The Missionary Man feature itself was remarkably long-lived for a premise that was so slight and so strongly associated with an artist who’d only drawn it for a few months; beyond the material collected here, it ran another 57 episodes between 1994 and 2002. But yeah, it is really slight, a very straightforward bunch of Western clichés (by way of earlier Westerns in the same Dredd-universe setting, like “The Cursed Earth” and Helltrekkers and The Dead Man) and things-a-hellfire-preacher-would-say clichés, with monsters thrown in to keep it visually interesting. There’s a germ of a clever idea in there—the sci-fi Western with the “sheriff”’s civil authority, as in Dredd, replaced by religious authority—but that doesn’t really go anywhere. Dredd alumni Garth Ennis and Steve Dillon’s Preacher, which started only a few years later, is a much more interesting take on the same basic elements. The end of “Bad Moon Rising” has the one really good Christian joke in this book—Legion, about to be thrown into the pit of fire, yelling “I can see my house from up here!”

So that leaves Quitely’s artwork as the particularly interesting thing about this. For me, it definitely looks like the Quitely we know, right from the outset: micro-detailed, texture- and topography-minded drawing on faces and figures, coupled with compositions that are so strong and use negative space so well that they let Quitely get away with drawing practically nothing in the way of backgrounds; action shots that look like something frozen in place for a microsecond instead of suggesting movement (the explosion on the last page of the first episode seems sculpted rather than kaboomed); very carefully considered choreography (the tier with Cain being dragged behind the horse in “A Town Called Intolerance” is almost a straightforward zoom-in, but not quite). It’s not quite as bogglingly masterful as the Quitely of We3 or All-Star Superman or even Flex Mentallo, but for a mainstream debut, it’s striking and impressive. It has character; it doesn’t look like anybody else’s work.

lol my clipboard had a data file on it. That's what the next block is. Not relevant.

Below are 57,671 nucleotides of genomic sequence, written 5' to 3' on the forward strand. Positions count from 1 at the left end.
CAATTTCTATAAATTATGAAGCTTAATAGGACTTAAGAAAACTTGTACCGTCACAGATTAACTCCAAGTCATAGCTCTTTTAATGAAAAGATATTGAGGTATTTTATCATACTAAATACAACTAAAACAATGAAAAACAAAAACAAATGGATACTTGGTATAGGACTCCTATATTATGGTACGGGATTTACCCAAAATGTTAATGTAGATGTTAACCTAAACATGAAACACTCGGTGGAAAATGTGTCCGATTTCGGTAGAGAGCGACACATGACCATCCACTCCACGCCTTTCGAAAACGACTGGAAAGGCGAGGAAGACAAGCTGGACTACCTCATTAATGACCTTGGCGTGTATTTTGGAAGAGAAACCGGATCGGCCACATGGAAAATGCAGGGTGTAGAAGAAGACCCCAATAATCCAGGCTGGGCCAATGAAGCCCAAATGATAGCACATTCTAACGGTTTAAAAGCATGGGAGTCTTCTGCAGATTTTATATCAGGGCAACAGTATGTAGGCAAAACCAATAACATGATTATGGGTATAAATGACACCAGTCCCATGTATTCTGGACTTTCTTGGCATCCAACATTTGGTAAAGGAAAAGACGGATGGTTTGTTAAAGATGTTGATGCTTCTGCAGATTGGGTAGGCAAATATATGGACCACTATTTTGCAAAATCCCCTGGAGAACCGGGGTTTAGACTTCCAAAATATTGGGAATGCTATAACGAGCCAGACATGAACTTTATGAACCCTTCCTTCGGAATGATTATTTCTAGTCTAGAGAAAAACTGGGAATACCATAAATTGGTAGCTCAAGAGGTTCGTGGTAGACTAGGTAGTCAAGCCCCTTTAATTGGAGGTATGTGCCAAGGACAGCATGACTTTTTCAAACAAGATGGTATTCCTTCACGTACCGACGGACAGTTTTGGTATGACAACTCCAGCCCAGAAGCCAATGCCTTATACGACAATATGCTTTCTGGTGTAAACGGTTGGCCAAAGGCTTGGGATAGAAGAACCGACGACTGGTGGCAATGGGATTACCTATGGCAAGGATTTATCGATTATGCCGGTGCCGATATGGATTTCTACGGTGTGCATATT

The other artists who drew the series in this period aren’t quite as exciting, in part because Rennie doesn’t give them a lot to work with. I like Garry Marshall’s color sense a lot, but “Legend of the Unholy Drinker” is basically just a talking-heads story with a monster in it—Marshall’s sunset palette is the most exciting thing about it. “Sanctuary,” besides being a big pile of unaltered Western and horror tropes, has artwork (by Sean Longcroft) that looks like it was aiming for a comedy strip or a Richard Sala book and got lost. And “The Undertaker Cometh” was yet another professional debut, this one Simon Davis’s: he went on to draw a handful of other Missionary Man strips, and is still drawing for 2000 AD now, but in this one he looks like he’s trying to impress somebody with how many tiny little dots he can squeeze into each image.